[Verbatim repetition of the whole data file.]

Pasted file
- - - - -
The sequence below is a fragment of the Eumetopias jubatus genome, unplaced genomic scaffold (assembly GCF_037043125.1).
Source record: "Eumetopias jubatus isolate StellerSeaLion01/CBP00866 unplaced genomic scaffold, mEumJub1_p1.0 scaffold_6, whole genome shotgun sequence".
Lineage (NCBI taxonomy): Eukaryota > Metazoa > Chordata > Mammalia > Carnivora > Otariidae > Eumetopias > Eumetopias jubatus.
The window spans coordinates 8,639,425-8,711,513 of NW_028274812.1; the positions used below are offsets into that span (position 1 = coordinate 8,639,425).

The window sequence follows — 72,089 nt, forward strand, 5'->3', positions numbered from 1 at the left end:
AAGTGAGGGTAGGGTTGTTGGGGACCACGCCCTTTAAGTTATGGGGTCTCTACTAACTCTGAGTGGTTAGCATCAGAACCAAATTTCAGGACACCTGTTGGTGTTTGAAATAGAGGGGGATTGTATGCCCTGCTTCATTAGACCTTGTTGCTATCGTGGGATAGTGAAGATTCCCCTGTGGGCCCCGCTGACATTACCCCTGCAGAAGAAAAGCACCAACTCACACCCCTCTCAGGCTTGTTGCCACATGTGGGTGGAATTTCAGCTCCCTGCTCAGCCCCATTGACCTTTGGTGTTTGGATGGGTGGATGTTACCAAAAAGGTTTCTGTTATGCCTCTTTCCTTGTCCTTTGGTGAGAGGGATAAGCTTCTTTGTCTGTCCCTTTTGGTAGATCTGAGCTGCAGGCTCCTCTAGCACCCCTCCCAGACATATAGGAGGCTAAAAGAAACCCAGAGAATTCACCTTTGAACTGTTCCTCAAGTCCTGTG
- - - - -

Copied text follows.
The sequence below is a fragment of the Eumetopias jubatus genome, unplaced genomic scaffold (assembly GCF_037043125.1).
Source record: "Eumetopias jubatus isolate StellerSeaLion01/CBP00866 unplaced genomic scaffold, mEumJub1_p1.0 scaffold_6, whole genome shotgun sequence".
Lineage (NCBI taxonomy): Eukaryota > Metazoa > Chordata > Mammalia > Carnivora > Otariidae > Eumetopias > Eumetopias jubatus.
The window spans coordinates 8,639,425-8,711,513 of NW_028274812.1; the positions used below are offsets into that span (position 1 = coordinate 8,639,425).

The window sequence follows — 72,089 nt, forward strand, 5'->3', positions numbered from 1 at the left end:
AAGTGAGGGTAGGGTTGTTGGGGACCACGCCCTTTAAGTTATGGGGTCTCTACTAACTCTGAGTGGTTAGCATCAGAACCAAATTTCAGGACACCTGTTGGTGTTTGAAATAGAGGGGGATTGTATGCCCTGCTTCATTAGACCTTGTTGCTATCGTGGGATAGTGAAGATTCCCCTGTGGGCCCCGCTGACATTACCCCTGCAGAAGAAAAGCACCAACTCACACCCCTCTCAGGCTTGTTGCCACATGTGGGTGGAATTTCAGCTCCCTGCTCAGCCCCATTGACCTTTGGTGTTTGGATGGGTGGATGTTACCAAAAAGGTTTCTGTTATGCCTCTTTCCTTGTCCTTTGGTGAGAGGGATAAGCTTCTTTGTCTGTCCCTTTTGGTAGATCTGAGCTGCAGGCTCCTCTAGCACCCCTCCCAGACATATAGGAGGCTAAAAGAAACCCAGAGAATTCACCTTTGAACTGTTCCTCAAGTCCTGTG